The local people of the neighboring town kept quiet about the story and they were not eager to find out the details of the murders. Apparently, the rituals were kept very quiet; still today, efforts to find out more information about the family and its tragedy are put forth, but records are slim. A team of researchers was sent to the Mansion to obtain as much information as they possibly could, which is how a majority of the true story was uncovered. The story itself was swathed in local legends and mysteries, leading people to believe that the vengeful souls of the murdered family wandered the Mansion, repeating the failed rituals to those who dared enter the abandoned edifice.

What is perhaps the most terrifying part of this story is that a majority of it is very true, including the ritual itself and the horrific murders. Any holes in the story have been filled in by local legend, by the people in the village in the vicinity of the Mansion, who do indeed attempt to ignore the stories of the malicious apparitions not far from where they live.

Sources and Pic Source::
Horror and Haunting: "Japanese Urban Legend" by Freddy Xavier
Ultima Magazine: "The Legend of Himuro Mansion" by Carissa Creveling, 2003


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4 komentar:

Anonymous said...

i think it is really true im tryin to find as much as i can about it i really wanna go to tokyo and find the mansion and see for myself i always love a good fright.

零Reika-chan零 said...

Well, i am really interested about this story too, and it strikes me that the ritual took place at my own birthday!(i was terrified when i learned about that)...This story is the base of Fatal Frame, you possibly know that....however, i have some further information....it is said, that the Himuro Mansion lies in a forest, but Northeast of Japan(unlucky direction from/to where spirits travel) i am referring to the Mutsu province, or Region, not really sure, but in any case, it might be a fact...Others, and most, claim that it indeed is outside Tokyo, and others claim they have visited it....Makoto Shibata, the director of Fatal Frame says that this is based on true story, and when they where designing the whereabouts of FF1, they were careful looking in the house....but they nevver said the house was from Himuro family or anything....based on SIMILAR true story maybe??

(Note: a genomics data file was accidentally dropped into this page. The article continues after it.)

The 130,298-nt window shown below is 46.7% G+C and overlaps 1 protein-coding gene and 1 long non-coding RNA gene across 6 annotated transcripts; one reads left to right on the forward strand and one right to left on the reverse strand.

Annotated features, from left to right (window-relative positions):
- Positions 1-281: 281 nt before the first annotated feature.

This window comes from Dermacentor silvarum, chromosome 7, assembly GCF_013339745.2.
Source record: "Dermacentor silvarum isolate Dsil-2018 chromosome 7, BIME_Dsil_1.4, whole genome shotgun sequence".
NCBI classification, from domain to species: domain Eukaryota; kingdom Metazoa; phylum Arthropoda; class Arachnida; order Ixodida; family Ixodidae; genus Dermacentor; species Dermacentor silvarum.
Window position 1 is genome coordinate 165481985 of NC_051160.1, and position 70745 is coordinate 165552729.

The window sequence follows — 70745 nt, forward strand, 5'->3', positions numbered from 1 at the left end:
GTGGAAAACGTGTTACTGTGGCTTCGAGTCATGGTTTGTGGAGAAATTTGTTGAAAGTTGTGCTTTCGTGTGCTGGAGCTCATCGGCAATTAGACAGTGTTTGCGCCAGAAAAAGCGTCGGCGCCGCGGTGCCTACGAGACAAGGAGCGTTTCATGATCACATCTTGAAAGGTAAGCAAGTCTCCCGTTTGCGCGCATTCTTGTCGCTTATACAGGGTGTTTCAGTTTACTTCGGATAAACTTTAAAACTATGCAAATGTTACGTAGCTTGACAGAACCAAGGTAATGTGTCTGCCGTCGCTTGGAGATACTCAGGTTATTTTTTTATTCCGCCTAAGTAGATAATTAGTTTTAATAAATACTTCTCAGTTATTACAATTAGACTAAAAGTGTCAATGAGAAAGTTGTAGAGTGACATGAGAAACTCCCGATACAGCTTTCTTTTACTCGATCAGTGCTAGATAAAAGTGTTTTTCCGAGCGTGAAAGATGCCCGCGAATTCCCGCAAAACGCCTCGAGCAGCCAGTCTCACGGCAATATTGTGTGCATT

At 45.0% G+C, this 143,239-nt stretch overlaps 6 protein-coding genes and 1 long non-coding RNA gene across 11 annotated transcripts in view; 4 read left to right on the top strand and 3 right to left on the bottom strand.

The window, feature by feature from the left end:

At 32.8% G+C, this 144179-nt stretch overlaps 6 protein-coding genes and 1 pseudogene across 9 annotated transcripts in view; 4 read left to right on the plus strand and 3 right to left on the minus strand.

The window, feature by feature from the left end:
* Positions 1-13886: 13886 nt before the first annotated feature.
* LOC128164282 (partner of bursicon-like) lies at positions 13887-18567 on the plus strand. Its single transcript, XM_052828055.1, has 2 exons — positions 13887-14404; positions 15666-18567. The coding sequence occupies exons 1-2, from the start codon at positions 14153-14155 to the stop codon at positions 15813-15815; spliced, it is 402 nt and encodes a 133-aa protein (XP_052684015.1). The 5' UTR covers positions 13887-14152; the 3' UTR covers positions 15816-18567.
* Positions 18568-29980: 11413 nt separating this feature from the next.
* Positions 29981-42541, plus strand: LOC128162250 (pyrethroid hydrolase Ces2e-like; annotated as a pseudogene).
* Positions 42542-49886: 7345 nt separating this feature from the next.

Crystal said...

i want the direction outside of tokyo tht it is located north south ease west what a lil help would be nice for someon who has a death wish

Joshua said...

It's too bad that the current whereabouts of this property is unknown (Or even that it exists). I would LOVE to visit the place, and it would be way cool to experience the eerie chills of memories from when I played Fatal Frame. I'm a sucker for ghost stories, and I get a great thrill out of being scared. Visiting this "Himuro Mansion" would be a dream come true.